Investing in women: The recent outlook and ways to empower women in tech
17 August 2022 marks an important date for Indonesia, as we celebrate the 77th independence day of Indonesia. Independence day is highly tied to the celebration of freedom; and as we Recover Faster, Grow Stronger, we believe this freedom should also be translated into aspects of our lives, including the freedom of being able to express ourselves and being given the same opportunities regardless of traits that one have, which includes gender.
In discussing equal opportunities and gender equality, it is a long progress of betterment that involves many parties in its ecosystem. In the latest event of Women with Impact, East Ventures facilitated an insightful discussion and networking session on 16 August to help women-led startups in the tech ecosystem navigate their challenges and opportunities in the tech industry. The event was participated by investors, startup founders, and tech solution providers. The speakers provided different perspectives based on their background and experiences, especially on providing the commonly faced scenarios and practical key takeaways in the tech industry.
A 2020 study conducted by Boston Consulting Group (BCG) showed that Southeast Asia’s tech industry is quite diverse, with women accounting 32% in the tech sector workforce. However, it is no secret that only a small percentage of startups in the region have female founders. Moreover, the global fintech think tank firm, Findexable, only one percent of female fintech founders received venture funding globally in 2021.
As the first female founder in building the fintech unicorn in Indonesia, Tessa Wijaya, Co-Founder & COO of Xendit shared her experience and perspective of the struggle and learning of building a startup from the ground. As a woman founder, she realized that it was very hard for her to build the network in developing her business back then. Having networks plays an important role in helping founders to understand something as simple as making a deck, pitching, fundraising, or expanding the business. She found that female founders sometimes were a bit more left out compared to men founders, as there was no kind of a platform to facilitate women founders to share and learn.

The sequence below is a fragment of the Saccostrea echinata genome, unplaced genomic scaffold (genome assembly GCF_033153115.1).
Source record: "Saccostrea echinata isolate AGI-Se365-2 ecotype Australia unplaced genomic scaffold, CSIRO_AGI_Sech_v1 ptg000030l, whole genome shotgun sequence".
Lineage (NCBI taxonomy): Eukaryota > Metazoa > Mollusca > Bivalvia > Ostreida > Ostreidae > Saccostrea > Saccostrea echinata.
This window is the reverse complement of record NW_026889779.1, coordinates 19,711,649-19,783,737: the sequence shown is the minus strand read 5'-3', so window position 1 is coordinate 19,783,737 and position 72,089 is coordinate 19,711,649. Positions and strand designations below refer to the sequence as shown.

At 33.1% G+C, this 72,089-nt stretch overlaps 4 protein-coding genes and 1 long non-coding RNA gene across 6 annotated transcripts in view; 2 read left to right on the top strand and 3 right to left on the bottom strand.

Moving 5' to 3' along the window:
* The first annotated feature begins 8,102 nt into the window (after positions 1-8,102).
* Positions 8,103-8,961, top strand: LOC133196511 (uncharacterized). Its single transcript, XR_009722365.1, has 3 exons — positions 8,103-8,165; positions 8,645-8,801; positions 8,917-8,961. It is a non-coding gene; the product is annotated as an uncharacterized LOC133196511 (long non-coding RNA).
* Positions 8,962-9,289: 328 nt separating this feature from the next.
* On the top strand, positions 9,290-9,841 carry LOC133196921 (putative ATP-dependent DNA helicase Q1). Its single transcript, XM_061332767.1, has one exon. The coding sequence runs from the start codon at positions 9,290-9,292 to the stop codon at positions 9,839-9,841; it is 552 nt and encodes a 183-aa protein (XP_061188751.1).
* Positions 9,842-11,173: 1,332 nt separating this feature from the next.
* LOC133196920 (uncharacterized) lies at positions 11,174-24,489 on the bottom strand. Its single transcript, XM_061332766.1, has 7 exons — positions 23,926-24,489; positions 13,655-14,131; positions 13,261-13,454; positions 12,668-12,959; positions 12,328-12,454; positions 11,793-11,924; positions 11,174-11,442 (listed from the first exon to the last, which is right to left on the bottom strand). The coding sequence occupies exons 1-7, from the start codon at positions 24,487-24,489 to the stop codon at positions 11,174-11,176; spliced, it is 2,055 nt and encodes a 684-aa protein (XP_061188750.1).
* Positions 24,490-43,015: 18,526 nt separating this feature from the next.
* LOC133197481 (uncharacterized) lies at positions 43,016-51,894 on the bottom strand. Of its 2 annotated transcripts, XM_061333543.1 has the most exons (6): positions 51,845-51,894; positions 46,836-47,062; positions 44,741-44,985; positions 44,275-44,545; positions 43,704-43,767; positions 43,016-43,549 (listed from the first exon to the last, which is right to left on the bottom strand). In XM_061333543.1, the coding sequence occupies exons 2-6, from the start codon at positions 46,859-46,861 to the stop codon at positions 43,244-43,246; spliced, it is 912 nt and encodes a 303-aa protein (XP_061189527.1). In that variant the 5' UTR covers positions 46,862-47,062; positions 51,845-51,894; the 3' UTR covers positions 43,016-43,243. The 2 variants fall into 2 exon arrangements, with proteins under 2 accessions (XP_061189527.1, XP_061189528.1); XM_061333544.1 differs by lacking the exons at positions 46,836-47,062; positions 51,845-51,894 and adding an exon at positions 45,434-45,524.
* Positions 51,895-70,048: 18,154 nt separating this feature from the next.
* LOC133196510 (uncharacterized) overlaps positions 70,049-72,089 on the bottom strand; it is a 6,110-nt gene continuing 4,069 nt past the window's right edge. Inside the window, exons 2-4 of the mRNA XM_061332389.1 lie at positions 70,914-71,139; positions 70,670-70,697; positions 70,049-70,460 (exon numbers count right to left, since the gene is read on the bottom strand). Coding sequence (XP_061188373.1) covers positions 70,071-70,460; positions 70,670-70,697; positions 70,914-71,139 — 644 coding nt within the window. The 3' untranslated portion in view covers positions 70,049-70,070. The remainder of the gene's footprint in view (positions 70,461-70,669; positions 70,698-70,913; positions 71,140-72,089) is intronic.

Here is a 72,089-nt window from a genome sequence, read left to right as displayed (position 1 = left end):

She also mentioned that getting the mentorship is also another challenge, as only a few female leaders can be reached out to ask things related to fundraising, deck, and how to value your company. “The power of networking is very important. Without female support, I could not tap into colleagues and have legs to grow that business,” Tessa said.
Meanwhile, Veronica Colondam, Founder and CEO of Yayasan Cinta Anak Bangsa (YCAB) Foundation and YCAB Ventures agreed that networks and support from the peers are important to nourish the women founders, and help them to thrive the business. Therefore, she kept actively making impactful ways to help women entrepreneurs in Indonesia for 25 years. She followed her call to establish YCAB foundation and YCAB Ventures, joined as a Board in a mentorship program – Asian Venture Philanthropy Network (AVPN), and Independent Commissioner at the largest state-owned microfinance company (Permodalan Nasional Madani – PNM), with a focus on ultra micro-investment and women.
“Woman and impact is just the lingo between the two worlds, the impact sector, and the financial sector. It means that what you do is impactful, then that’s great, that’s your purpose. But remember the impact for the least of God’s people, for the people down to the bottom line. At the bottom of the pyramid. What you can do through your business to really move them up to their better welfare,” Veronica said.
Chiming in on the same topic, Nicha Suebwonglee, Venture Capital Business Development Manager, ASEAN, at Amazon Web Services (AWS), has a similar experience when she was a Co-Founder at a Bangkok-based OTT startup several years ago. She felt it was very hard to gain support, yet the situation did not make her feel inferior. Looking back, she learned that as a woman, there are times when we feel shy to speak up, which has resulted in drawbacks.